Another notable Montana addition to the list of internationally renowned figures in the world of BioScience, Dr. Weissman was born and raised in Great Falls, started his scientific career at the McLaughlin Research Institute, and received his B.S. from Montana State University. In 1988 he became the first scientist to identify and isolate stem cells in any species, opening a whole new area of scientific research. This initial discovery has led to embryonic stem cells and ushered in a second biotech revolution, offering a whole new array of medicines.
The 2002 California Scientist of the Year, Weissman is currently Director of the Stanford University Stem Cell Institute, and many have touted him as a future Nobel prize winner. He discovered his passion for science when at the age of ten he read Paul de Kruif’s Microbe Hunters, which detailed the adventures of Louis Pasteur, Robert Koch, and other early bacteriologists.
Weissman is also renowned for mentoring a number of great scientists and tells his story about his own influential mentors:
“What was amazingly lucky for me is that I had role models, but in fact no one overseeing my research after high school. I began to research as a junior in high school with a pathologist who was tired of academia and moved to run a path lab practice at Montana Deaconess Hospital in Great Falls, Montana. His name was Ernst Eichwald, and he had just discovered the HY antigen by showing an inbred strain of mice that females always rejected male skin. By the end of my senior year in high school, I was mainly doing my own project. I continued in the summers during my three years of college. By then I had published with Eichwald that the unresponsive strains lacked immune reactivity genes.”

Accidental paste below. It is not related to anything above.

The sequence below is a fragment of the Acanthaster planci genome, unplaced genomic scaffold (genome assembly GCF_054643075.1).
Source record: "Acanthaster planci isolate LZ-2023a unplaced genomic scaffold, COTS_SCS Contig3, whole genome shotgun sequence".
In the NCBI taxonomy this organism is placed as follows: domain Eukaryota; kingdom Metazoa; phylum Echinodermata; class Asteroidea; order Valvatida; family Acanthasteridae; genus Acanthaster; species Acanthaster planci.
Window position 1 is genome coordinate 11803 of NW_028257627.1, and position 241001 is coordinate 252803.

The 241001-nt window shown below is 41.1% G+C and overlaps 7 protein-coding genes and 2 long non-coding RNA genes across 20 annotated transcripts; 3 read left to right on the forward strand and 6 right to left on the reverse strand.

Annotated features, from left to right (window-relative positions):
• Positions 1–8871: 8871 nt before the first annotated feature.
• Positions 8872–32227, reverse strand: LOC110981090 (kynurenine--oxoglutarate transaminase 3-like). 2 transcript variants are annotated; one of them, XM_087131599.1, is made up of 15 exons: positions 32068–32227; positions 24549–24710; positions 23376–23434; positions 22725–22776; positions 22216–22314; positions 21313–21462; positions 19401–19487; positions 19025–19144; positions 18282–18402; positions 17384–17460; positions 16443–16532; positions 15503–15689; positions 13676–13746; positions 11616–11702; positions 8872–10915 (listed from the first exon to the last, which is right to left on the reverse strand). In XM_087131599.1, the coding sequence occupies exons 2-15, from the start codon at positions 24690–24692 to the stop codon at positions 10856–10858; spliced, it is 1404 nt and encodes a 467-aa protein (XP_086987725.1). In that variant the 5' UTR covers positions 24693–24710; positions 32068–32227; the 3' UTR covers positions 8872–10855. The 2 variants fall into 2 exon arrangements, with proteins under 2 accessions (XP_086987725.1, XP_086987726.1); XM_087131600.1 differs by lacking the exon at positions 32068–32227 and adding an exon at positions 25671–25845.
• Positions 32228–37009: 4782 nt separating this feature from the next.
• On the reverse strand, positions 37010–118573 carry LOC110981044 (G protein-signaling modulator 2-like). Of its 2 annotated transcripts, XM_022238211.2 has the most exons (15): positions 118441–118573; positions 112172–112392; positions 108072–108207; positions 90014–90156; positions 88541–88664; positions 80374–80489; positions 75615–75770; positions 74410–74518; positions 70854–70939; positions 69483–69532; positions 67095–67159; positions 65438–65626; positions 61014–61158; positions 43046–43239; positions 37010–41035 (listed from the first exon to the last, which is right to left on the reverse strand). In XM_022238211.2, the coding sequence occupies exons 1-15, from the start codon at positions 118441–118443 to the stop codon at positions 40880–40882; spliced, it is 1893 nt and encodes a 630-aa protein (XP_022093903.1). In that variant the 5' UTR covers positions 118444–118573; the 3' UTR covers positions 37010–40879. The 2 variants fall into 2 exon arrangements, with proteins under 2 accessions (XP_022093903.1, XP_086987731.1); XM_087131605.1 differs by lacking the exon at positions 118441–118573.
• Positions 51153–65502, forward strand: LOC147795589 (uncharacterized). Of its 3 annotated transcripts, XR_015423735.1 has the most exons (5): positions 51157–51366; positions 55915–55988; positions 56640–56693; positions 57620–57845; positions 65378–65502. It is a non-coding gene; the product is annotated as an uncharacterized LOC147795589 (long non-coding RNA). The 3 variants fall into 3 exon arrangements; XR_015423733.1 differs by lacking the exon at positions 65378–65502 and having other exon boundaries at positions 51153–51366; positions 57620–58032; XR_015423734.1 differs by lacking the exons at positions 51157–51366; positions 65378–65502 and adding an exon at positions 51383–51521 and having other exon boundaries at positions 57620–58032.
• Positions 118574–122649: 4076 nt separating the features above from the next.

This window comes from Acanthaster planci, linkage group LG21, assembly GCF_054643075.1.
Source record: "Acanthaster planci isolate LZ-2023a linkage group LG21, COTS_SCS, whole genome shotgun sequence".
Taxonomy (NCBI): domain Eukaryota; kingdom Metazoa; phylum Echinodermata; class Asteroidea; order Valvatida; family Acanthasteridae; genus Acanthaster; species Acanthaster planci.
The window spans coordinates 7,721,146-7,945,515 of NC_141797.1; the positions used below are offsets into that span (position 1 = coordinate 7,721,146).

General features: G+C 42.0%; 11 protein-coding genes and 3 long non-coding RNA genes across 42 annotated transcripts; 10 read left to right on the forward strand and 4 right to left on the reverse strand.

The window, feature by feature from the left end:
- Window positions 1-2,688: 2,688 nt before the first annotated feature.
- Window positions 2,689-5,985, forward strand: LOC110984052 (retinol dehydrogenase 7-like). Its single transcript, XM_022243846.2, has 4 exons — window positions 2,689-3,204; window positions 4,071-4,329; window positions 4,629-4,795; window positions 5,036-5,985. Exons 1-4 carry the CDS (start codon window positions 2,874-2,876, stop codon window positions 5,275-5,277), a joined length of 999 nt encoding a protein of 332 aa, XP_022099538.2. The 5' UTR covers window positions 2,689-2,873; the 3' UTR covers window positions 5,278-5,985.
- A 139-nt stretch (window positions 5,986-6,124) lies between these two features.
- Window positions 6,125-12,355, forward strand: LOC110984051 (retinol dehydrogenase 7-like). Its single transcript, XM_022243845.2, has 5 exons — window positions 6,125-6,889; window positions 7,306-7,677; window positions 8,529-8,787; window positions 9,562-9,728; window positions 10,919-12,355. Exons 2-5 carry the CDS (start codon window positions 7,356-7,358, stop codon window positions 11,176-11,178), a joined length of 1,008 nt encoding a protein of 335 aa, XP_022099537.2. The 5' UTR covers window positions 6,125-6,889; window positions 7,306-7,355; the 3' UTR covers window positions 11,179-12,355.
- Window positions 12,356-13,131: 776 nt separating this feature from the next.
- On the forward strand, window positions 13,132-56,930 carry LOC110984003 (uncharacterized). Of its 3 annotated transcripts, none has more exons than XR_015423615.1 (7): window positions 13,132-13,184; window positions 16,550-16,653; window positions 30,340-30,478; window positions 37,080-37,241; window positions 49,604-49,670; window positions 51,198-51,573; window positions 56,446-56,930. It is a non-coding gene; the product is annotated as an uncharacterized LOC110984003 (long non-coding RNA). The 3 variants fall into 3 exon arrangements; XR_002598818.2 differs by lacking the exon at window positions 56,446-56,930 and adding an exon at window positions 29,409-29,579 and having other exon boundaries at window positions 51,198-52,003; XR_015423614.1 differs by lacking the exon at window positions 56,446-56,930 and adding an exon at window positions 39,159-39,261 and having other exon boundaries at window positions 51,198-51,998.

“When I entered Stanford Med School, I met Henry Kaplan who was a remarkable man; he was chief of all Radiology, had published leading-edge papers in immunology, leukemia, and radiation targets. He had also just made Hodgkin’s Disease an 85% curable disease instead of 0% and had even written diagnostic radiology of the heart text. He gave me a lab, a part-time technician, and allowed me to recruit other med students into the lab. I chose to continue my exploration of immune tolerance to try to understand the development of the immune system. I also set up a personal tutorial with Kaplan where I took his lab notebooks and reconstructed his mouse discoveries. I also read every paper he wrote. Those experiences taught me what it took to translate discoveries into potential therapies. Kaplan also sponsored me to work with Sir James Gowans at Oxford University. When I returned to finish Med School, I decided to keep doing research, and again Kaplan kept open a lab for me until I became an assistant professor in late 1968.”
“What was obvious is that I had fantastic role models, but none of them oversaw much of my research. So I was free to learn the problems and possibilities of discovery on my own. The experiments on immune tolerance led to the lineage tracing technique I developed and from there to the bone marrow origins of all immune cells, and from there to stem cells.” – Dr. Irv Weissman